Then, after a week, I suddenly had a day when I made $150. I’d been pestering the older hands for the tricks of the trade and now it seemed to be paying off. You had to begin very quietly and build up to make a big deal of the customer when he put something on. You had to disorient him and move him around the stall. You had to forget about how much your crap stock was really worth and pick a high number out of the blue. If he demurred you made him a special ‘friend’ price but you had to close the deal quickly before he changed his mind.
If a customer argued about the price of a watch you could often tip the scales in your favour by offering to throw in a cotton friendship band, just for him. Incredibly, the prospect of a purple piece of string would often induce him to cough up the $150 for the watch. And if you had a stubborn customer who refused to meet your price then you saved face by playing your last card.
“Let’s play junken!”
The ancient game of strategy and honour known in the West as scissors, paper and stone.
“You know junken?” they’d respond, laughing.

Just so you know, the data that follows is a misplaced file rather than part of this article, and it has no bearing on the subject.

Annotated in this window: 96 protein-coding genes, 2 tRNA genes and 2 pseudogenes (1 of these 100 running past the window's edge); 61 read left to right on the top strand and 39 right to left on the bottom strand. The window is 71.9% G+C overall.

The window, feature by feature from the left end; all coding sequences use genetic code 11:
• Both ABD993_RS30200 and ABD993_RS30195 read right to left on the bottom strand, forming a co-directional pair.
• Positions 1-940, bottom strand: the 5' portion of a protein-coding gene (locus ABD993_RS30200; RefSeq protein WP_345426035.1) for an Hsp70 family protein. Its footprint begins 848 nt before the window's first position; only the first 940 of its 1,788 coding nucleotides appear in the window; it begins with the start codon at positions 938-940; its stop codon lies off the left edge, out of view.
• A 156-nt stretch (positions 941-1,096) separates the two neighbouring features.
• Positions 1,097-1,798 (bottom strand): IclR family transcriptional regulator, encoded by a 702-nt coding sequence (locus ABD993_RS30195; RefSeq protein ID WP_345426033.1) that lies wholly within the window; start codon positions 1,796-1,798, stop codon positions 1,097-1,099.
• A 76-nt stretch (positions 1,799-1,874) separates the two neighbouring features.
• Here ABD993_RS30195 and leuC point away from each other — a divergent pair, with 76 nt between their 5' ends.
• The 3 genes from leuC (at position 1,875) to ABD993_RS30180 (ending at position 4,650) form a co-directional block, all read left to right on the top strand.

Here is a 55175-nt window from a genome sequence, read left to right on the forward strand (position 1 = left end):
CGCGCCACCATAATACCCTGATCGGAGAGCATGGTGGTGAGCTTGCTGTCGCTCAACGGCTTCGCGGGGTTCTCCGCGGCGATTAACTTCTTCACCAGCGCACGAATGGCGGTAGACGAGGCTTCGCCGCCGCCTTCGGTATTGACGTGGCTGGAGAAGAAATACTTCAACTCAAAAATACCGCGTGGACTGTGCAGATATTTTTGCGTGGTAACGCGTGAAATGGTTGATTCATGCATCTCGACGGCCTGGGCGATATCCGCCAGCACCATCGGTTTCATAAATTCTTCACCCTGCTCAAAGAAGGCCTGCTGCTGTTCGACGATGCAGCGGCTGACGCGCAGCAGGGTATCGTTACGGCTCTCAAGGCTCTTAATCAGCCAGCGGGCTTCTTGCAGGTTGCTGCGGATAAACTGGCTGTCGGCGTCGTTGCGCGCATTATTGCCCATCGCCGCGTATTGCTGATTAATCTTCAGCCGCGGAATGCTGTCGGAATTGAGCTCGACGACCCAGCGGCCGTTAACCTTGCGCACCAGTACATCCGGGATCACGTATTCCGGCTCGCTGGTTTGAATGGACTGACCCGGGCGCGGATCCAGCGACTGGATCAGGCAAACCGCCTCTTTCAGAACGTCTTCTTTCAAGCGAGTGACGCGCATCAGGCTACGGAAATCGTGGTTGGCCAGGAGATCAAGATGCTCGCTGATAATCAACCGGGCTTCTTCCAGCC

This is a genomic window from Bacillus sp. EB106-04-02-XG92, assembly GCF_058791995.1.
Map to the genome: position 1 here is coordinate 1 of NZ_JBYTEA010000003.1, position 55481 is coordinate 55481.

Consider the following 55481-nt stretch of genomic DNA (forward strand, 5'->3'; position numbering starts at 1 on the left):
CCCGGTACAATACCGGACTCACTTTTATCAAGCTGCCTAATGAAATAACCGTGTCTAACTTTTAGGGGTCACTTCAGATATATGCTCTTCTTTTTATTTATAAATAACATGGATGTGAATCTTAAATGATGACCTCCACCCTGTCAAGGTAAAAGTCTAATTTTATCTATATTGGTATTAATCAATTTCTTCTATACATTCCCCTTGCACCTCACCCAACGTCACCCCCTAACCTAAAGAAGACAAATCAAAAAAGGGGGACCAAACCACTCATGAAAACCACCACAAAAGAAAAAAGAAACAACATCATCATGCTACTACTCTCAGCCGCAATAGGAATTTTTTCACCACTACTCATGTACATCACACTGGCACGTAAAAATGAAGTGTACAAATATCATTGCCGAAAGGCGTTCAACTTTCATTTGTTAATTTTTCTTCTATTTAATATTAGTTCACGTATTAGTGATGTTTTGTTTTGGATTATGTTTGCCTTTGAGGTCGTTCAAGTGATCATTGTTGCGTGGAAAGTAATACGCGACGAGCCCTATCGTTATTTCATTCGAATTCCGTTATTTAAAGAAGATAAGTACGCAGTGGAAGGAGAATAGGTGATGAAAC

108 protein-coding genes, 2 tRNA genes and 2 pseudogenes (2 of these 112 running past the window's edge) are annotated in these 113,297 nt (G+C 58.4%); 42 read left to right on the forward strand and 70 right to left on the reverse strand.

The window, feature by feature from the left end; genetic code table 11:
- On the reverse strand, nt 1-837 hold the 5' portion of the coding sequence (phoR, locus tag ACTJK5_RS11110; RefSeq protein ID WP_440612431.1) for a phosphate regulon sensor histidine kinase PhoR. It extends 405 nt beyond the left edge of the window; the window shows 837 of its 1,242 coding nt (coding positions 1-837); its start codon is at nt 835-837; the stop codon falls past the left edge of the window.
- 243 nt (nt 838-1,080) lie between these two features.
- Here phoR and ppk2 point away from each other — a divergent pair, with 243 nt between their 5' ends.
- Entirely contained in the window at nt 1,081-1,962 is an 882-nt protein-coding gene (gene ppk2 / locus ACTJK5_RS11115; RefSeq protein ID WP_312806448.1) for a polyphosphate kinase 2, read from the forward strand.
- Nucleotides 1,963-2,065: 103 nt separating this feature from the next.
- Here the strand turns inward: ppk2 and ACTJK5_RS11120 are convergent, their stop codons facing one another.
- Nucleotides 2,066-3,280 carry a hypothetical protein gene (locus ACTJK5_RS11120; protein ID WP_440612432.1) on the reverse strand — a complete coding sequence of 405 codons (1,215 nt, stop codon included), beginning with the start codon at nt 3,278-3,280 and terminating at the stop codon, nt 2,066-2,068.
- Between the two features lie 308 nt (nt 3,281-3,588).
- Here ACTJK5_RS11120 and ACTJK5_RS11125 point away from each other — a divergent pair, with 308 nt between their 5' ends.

“Sure. Now if you win you pay 14,000. If I win 17,000. Okay!” Before they could protest I began exaggerated athletic warm-up mode, stretching my wrists and taking deep breaths. We’d throw and if I was particularly desperate I looked to see what they were throwing in mid-air. Everyone from old ladies to students to salarymen were delighted to play junken and almost all of them had the grace to pay up when they lost. And of course if one of them looked sad afterwards I’d cheer them up by making them a present of a small piece of coloured string.
“Really?” they cried, their eyes shining with gratitude.
Throughout my time in Asia merchants had pissed me off with their repetitive sales pitches: Hello? Come look my things? Looking is free – I make special price just for you! And here I was mouthing the same patter by rote. It was too cold on the street to study Japanese and I had to keep an eye on customers coming to the stall. Hence in 3 months in Tokyo, I learnt how to explain the difference between a battery-powered and an automatic watch. But ask me how old I was or where I came from and I was stuck.
The Christmas season was coming and I was moved to Ikebukuru, not far from where Eli bullied his customers into parting with their yen. Business was booming and on the first day I made $230. $30 more than Eli. When he found out that evening he looked me up and down again with suspicion.
“You’re sure you’re not Jewish?”
“Then how come you’re so smart?”